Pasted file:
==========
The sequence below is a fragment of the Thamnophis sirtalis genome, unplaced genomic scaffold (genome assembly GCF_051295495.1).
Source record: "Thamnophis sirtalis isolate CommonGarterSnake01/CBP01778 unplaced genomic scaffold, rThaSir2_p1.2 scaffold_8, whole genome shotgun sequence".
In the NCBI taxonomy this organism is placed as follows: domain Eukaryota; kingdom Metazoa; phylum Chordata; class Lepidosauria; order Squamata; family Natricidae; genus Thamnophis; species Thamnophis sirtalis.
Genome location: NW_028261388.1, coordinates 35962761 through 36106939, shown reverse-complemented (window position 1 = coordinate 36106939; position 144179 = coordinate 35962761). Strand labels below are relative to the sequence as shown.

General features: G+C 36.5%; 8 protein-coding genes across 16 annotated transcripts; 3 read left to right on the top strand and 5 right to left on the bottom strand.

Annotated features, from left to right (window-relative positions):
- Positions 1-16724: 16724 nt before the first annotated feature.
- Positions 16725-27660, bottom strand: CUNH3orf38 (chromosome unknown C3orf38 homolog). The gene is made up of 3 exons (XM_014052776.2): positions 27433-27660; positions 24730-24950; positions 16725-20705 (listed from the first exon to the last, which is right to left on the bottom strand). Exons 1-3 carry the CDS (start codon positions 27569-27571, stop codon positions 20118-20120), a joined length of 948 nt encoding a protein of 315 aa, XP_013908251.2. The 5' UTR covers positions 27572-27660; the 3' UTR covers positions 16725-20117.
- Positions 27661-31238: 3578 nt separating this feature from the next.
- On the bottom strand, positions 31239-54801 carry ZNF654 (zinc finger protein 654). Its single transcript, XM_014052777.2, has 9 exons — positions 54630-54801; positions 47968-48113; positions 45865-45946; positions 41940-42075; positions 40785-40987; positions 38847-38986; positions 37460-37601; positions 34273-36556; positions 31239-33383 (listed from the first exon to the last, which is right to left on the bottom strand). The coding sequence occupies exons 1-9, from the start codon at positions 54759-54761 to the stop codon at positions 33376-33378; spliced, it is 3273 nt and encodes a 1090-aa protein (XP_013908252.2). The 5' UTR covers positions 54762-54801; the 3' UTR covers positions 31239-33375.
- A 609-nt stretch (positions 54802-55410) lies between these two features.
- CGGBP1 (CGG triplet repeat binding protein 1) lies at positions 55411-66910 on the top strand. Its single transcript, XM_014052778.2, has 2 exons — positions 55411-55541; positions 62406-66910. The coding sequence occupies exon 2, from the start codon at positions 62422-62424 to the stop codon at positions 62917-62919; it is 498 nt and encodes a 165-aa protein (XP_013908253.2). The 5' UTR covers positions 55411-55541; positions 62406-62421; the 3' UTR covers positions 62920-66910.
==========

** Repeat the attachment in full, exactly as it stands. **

The sequence below is a fragment of the Thamnophis sirtalis genome, unplaced genomic scaffold (genome assembly GCF_051295495.1).
Source record: "Thamnophis sirtalis isolate CommonGarterSnake01/CBP01778 unplaced genomic scaffold, rThaSir2_p1.2 scaffold_8, whole genome shotgun sequence".
In the NCBI taxonomy this organism is placed as follows: domain Eukaryota; kingdom Metazoa; phylum Chordata; class Lepidosauria; order Squamata; family Natricidae; genus Thamnophis; species Thamnophis sirtalis.
Genome location: NW_028261388.1, coordinates 35962761 through 36106939, shown reverse-complemented (window position 1 = coordinate 36106939; position 144179 = coordinate 35962761). Strand labels below are relative to the sequence as shown.

General features: G+C 36.5%; 8 protein-coding genes across 16 annotated transcripts; 3 read left to right on the top strand and 5 right to left on the bottom strand.

Annotated features, from left to right (window-relative positions):
- Positions 1-16724: 16724 nt before the first annotated feature.
- Positions 16725-27660, bottom strand: CUNH3orf38 (chromosome unknown C3orf38 homolog). The gene is made up of 3 exons (XM_014052776.2): positions 27433-27660; positions 24730-24950; positions 16725-20705 (listed from the first exon to the last, which is right to left on the bottom strand). Exons 1-3 carry the CDS (start codon positions 27569-27571, stop codon positions 20118-20120), a joined length of 948 nt encoding a protein of 315 aa, XP_013908251.2. The 5' UTR covers positions 27572-27660; the 3' UTR covers positions 16725-20117.
- Positions 27661-31238: 3578 nt separating this feature from the next.
- On the bottom strand, positions 31239-54801 carry ZNF654 (zinc finger protein 654). Its single transcript, XM_014052777.2, has 9 exons — positions 54630-54801; positions 47968-48113; positions 45865-45946; positions 41940-42075; positions 40785-40987; positions 38847-38986; positions 37460-37601; positions 34273-36556; positions 31239-33383 (listed from the first exon to the last, which is right to left on the bottom strand). The coding sequence occupies exons 1-9, from the start codon at positions 54759-54761 to the stop codon at positions 33376-33378; spliced, it is 3273 nt and encodes a 1090-aa protein (XP_013908252.2). The 5' UTR covers positions 54762-54801; the 3' UTR covers positions 31239-33375.
- A 609-nt stretch (positions 54802-55410) lies between these two features.
- CGGBP1 (CGG triplet repeat binding protein 1) lies at positions 55411-66910 on the top strand. Its single transcript, XM_014052778.2, has 2 exons — positions 55411-55541; positions 62406-66910. The coding sequence occupies exon 2, from the start codon at positions 62422-62424 to the stop codon at positions 62917-62919; it is 498 nt and encodes a 165-aa protein (XP_013908253.2). The 5' UTR covers positions 55411-55541; positions 62406-62421; the 3' UTR covers positions 62920-66910.